Harrison...our little turtle
Rachel Nowlin Jones shared this with us last summer as we were seeking grant funding for a program to reach maternal fetal medicine specialists in Alabama. As we move through April, I wanted to share it again.
Our CDH diagnosis came the Friday before Thanksgiving 2017. After the news was delivered, my MFM’s voice just became white noise and my mind took over. What I do recall (to paraphrase) was, “This is about the toughest diagnosis a parent can receive” and, “I have to offer you the option of termination.” We knew that termination was not an option for us, so after digesting the news for about a week I asked my MFM, “What now?” She told me that we would have to travel around the country to the handful of children’s hospitals that treat CDH babies and interview doctors until we found one that we were comfortable with. She gave us a list of about 5 hospitals that she’d recommend and from there we were on our own.
We took her advice, researched hospitals and booked a flight to Philadelphia to visit another MFM at the Children’s Hospital of Philadelphia. While there we discovered the severity of Harrison’s hernia. He had 20% of his liver in his chest. We were also given the news that he had a 90% chance of needing ECMO after birth and that his chance of survival was 50%. At that time termination was once again put on the table. After we nixed that, we then received the hardest blow yet about predictions of his quality of life if he was to survive. We discussed a feeding tube, possible trach, 6 month NICU stay, surgeries, developmental delays, and possible brain bleed. She gave us a folder with some information about CDH and about five business cards of doctors who would be part of Harrison’s care if we chose to deliver there. The folder also had a brochure on palliative care.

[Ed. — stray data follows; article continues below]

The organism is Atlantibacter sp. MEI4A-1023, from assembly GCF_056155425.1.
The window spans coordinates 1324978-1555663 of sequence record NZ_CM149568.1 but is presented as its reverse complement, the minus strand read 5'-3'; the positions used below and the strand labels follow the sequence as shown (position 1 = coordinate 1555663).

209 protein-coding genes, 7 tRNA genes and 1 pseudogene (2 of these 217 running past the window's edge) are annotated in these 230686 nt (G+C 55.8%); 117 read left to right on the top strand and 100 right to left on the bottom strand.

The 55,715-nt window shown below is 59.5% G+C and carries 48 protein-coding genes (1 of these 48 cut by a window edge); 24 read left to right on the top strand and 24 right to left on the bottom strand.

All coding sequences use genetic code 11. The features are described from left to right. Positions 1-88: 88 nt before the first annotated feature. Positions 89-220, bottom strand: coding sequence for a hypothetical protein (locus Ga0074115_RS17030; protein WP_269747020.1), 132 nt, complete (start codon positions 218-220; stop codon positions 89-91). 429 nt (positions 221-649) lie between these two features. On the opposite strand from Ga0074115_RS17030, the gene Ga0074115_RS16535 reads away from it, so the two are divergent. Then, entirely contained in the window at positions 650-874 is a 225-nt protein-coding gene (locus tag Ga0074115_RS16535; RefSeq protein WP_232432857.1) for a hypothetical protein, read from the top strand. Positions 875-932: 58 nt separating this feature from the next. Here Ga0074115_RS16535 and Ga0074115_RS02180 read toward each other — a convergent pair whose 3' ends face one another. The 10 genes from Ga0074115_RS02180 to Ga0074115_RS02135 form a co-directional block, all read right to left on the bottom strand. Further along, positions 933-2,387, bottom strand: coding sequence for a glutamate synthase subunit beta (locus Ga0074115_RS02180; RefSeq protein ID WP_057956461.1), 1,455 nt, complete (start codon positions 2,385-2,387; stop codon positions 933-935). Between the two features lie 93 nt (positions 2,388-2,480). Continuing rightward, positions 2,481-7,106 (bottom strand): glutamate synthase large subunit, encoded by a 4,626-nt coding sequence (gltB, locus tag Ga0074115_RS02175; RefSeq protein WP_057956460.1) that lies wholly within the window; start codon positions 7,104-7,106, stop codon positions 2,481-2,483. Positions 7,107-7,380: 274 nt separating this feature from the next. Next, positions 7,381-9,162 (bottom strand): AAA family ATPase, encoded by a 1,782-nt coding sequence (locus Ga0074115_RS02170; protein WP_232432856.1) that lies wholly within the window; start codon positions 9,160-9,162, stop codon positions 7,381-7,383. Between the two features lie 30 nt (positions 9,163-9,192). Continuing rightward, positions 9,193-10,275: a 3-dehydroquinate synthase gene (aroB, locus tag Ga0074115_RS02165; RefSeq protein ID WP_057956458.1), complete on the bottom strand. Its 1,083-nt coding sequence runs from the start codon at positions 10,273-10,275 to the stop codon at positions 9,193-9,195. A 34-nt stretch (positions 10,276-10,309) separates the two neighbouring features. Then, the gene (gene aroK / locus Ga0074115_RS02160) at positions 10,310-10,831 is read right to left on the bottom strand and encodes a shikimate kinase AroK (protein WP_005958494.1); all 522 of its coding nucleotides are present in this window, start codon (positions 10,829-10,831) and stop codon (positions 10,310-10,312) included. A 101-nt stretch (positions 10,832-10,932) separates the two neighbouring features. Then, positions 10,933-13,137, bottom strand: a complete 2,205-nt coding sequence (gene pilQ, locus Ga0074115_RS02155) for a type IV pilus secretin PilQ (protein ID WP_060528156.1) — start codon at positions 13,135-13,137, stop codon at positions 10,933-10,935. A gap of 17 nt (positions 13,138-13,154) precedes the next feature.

Once again, we felt absolutely deflated. This information was overwhelming and I couldn’t believe that we’d traveled across the country for this news. They were supposed to be one of the best according to my MFM at home. They were supposed to help my baby and me. The more my husband and I read the folder’s information the more we started to lean toward palliative care. I started to prepare myself to deliver a baby that I would never get to bring home.
I felt very alone during this time and decided to reach out to a CDH support group online for some advice. This decision proved to change our entire story. Parents from all over the country contacted me with advice and stories of their own. They connected me with several foundations, one of which is the Sensigreen CDH Foundation. I finally spoke to the parents of survivors. I saw pictures of beautiful children whose initial diagnoses were actually worse than Harrison’s. Now a little hope crept into our world of despair. And, the hope continued to grow when we became connected with a doctor who gave my son a 95% chance of survival with an excellent quality of life.
I’m happy to report that that doctor was spot on. Harrison is living at home and continuing to recover and progress. We are grateful now for the path that brought Harrison into our family. However, I see the vast need for education among MFMs regarding CDH. It once was a grim diagnosis, but hope exists. However, parents should not have to travel around the country searching for it. If our MFM had connected us with the Sensigreen CDH Foundation on day one, then we could have focused on celebrating my pregnancy and Harrison’s life instead of trying to prepare ourselves for his funeral. Providing hope and resources to newly diagnosed parents can alter their CDH journey for the better. The CDH community is an amazing network of support, and MFMs should be better connected with the resources available to their patients.
Harrison is 13 months old and is doing well, but still faces challenges. As you read these stories, please consider becoming a $5 to Thrive Donor or buying a "ticket" to our No-Show Mother's Day Tea!